CHAPTER 13

How everything may he done acceptably to the gods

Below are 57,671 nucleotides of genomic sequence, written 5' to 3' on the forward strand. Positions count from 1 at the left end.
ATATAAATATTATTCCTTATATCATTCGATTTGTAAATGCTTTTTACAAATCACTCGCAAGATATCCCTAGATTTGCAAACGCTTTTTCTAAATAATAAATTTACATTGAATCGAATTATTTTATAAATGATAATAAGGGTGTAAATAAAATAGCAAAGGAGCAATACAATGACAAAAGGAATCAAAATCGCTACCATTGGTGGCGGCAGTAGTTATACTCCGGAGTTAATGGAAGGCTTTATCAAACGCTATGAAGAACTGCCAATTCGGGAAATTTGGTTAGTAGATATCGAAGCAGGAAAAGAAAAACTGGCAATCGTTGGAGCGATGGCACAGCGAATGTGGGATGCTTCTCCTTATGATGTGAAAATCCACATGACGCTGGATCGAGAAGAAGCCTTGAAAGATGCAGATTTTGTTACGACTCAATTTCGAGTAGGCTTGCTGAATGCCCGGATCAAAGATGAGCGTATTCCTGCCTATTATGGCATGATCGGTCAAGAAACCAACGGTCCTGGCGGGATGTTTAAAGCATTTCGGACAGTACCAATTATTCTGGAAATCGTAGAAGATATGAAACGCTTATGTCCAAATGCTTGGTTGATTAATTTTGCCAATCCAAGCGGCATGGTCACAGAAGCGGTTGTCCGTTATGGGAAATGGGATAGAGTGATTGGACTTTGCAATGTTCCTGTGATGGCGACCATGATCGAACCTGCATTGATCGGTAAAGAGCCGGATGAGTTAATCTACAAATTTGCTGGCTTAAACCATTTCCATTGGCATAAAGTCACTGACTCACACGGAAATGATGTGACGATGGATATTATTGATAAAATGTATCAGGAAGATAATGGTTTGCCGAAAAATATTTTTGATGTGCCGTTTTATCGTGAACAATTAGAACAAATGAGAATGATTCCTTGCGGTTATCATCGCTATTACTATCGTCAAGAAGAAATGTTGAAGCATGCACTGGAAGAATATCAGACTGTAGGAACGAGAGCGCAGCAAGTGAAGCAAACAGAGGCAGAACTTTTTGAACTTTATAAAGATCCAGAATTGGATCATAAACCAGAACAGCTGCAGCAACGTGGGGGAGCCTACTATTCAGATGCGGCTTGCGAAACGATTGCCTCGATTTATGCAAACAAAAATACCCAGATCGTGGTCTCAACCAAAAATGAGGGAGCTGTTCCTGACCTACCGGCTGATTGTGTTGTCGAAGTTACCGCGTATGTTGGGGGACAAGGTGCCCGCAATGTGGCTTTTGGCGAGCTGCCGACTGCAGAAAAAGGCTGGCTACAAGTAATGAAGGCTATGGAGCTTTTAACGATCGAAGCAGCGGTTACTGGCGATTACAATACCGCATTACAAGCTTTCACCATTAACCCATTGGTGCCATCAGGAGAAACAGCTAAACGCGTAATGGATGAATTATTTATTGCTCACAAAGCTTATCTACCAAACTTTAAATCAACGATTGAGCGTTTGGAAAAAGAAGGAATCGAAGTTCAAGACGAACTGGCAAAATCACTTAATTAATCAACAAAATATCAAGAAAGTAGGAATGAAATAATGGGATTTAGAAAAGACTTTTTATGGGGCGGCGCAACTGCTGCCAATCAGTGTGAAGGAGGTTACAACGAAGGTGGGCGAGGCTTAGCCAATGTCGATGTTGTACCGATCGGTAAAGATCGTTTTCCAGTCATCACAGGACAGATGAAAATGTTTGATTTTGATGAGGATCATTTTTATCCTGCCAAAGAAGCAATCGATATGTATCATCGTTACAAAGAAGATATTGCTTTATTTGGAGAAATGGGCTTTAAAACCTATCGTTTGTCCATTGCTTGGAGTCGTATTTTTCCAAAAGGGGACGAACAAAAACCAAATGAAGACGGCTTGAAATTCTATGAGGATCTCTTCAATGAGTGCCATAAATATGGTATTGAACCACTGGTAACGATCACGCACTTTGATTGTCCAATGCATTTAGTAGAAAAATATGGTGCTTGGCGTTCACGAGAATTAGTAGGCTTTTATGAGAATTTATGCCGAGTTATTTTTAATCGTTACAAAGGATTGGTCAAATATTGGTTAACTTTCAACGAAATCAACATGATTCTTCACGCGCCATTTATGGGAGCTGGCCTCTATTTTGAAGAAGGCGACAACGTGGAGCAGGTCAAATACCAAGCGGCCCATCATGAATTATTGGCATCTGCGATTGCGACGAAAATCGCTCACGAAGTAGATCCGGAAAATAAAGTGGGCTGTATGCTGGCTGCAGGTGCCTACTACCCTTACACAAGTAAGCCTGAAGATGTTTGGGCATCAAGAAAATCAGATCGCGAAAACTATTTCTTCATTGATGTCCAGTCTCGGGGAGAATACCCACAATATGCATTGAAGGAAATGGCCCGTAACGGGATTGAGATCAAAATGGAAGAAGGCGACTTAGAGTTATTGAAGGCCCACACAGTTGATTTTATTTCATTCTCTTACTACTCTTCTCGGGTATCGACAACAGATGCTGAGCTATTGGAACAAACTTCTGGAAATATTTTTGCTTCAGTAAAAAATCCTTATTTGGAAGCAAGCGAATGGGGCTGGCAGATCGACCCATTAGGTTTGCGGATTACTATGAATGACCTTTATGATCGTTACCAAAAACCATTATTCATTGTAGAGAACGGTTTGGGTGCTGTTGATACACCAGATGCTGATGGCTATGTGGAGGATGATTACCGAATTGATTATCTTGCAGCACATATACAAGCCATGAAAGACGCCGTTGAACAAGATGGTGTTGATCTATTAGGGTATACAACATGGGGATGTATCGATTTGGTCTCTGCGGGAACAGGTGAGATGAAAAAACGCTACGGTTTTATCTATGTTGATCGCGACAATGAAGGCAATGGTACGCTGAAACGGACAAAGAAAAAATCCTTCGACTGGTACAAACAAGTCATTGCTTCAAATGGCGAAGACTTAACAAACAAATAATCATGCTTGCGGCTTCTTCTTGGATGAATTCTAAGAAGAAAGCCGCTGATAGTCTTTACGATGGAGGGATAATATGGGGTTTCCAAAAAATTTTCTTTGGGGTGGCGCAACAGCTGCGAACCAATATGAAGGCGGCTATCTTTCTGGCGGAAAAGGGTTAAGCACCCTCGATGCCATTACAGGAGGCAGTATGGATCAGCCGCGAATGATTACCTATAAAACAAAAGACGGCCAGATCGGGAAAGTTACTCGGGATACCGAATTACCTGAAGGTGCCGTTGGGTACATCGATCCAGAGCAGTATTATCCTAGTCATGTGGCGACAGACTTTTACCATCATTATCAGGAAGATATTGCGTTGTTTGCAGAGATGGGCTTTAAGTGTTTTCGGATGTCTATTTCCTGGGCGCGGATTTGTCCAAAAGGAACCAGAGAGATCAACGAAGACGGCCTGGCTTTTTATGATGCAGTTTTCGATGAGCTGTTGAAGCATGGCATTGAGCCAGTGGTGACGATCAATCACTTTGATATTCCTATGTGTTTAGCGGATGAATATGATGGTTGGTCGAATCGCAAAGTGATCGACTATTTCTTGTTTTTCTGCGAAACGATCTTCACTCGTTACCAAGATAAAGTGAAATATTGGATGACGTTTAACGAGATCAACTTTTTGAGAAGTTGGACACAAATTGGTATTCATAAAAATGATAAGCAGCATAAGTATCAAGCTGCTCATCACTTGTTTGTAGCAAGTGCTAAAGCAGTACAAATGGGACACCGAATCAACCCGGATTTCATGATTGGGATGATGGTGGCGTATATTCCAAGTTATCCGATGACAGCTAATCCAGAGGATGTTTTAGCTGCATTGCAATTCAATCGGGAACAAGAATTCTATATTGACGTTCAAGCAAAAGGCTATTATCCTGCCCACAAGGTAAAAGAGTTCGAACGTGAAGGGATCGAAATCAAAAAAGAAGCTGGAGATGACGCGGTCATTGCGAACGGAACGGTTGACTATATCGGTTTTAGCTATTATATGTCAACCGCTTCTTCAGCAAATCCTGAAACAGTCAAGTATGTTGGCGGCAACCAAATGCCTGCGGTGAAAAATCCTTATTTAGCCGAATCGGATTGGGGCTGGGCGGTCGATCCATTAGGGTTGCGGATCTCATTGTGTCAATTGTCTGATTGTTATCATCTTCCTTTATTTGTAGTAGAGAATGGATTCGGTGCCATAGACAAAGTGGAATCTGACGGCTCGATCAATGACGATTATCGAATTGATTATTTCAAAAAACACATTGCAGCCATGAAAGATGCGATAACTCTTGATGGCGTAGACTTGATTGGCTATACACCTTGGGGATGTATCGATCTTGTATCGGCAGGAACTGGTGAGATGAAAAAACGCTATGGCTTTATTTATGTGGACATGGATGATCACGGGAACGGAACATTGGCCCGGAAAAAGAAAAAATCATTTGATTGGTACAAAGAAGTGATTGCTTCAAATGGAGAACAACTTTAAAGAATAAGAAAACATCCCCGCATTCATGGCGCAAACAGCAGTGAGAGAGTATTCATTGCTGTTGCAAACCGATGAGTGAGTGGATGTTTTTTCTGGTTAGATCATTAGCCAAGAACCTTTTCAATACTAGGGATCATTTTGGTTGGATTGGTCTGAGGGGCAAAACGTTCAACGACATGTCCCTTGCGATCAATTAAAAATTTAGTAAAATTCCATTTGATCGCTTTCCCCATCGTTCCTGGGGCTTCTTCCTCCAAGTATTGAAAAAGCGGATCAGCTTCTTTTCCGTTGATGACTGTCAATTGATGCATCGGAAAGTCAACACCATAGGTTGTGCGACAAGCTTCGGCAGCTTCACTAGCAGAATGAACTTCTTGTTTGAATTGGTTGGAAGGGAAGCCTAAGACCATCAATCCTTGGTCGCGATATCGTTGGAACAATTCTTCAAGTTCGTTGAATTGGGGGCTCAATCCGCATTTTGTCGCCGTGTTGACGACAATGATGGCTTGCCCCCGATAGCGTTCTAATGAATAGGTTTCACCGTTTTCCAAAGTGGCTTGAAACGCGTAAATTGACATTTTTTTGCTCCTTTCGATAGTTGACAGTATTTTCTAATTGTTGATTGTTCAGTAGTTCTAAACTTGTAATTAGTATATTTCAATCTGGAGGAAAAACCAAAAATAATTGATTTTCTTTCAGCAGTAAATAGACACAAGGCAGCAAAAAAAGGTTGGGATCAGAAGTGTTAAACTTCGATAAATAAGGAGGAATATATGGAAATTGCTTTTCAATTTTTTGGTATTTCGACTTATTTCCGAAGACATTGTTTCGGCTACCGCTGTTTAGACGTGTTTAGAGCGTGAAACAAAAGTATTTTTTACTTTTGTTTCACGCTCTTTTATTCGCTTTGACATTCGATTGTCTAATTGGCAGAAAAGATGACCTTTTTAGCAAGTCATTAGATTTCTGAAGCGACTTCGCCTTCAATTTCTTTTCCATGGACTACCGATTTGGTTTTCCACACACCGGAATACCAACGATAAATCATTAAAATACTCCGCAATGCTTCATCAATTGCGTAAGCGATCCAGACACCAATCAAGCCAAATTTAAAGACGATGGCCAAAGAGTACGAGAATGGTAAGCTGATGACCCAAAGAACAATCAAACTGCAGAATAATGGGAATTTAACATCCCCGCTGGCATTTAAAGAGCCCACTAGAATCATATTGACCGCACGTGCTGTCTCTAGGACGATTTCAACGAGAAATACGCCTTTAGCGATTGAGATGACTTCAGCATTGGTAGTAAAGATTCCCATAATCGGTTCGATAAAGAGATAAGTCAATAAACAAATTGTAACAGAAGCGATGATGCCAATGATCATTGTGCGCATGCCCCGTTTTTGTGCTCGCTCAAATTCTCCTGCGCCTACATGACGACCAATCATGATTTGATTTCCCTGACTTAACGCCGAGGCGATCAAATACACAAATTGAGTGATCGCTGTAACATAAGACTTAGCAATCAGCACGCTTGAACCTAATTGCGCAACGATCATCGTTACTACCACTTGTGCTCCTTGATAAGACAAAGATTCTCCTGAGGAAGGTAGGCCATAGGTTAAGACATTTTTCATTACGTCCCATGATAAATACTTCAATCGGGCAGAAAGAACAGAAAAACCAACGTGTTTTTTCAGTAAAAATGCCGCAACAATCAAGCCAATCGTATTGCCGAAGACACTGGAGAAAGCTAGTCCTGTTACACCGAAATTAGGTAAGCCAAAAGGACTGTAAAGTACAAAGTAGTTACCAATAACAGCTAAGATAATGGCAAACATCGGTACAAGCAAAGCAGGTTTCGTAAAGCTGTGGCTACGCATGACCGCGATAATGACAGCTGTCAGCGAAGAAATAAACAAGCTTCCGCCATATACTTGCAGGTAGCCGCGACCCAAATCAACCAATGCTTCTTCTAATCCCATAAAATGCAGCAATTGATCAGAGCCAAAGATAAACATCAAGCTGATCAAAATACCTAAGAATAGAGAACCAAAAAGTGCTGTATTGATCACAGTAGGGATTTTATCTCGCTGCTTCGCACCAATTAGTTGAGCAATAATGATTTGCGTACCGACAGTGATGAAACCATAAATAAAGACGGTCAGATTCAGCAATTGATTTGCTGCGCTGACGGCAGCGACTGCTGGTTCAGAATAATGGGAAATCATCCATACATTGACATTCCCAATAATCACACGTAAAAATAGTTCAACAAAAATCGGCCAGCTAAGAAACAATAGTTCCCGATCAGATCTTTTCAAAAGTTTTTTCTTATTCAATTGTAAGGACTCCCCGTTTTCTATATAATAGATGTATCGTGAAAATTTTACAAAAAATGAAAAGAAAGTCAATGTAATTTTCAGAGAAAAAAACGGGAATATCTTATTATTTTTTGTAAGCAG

When some one asked, how may a man eat acceptably to the gods, he answered: If he can eat justly and contentedly, and with equanimity, and temperately and orderly, will it not be also acceptably to the gods? But when you have asked for warm water and the slave has not heard, or if he did hear has brought only tepid water, or he is not even found to be in the house, then not to be vexed or to burst with passion, is not this acceptable to the gods? "How then shall a man endure such persons as this slave?" Slave yourself, will you not bear with your own brother, who has Zeus for his progenitor, and is like a son from the same seeds and of the same descent from above? But if you have been put in any such higher place, will you immediately make yourself a tyrant? Will you not remember who you are, and whom you rule? that they are kinsmen, that they are brethren by nature, that they are the offspring of Zeus? "But I have purchased them, and they have not purchased me." Do you see in what direction you are looking, that it is toward the earth, toward the pit, that it is toward these wretched laws of dead men? but toward the laws of the gods you are not looking.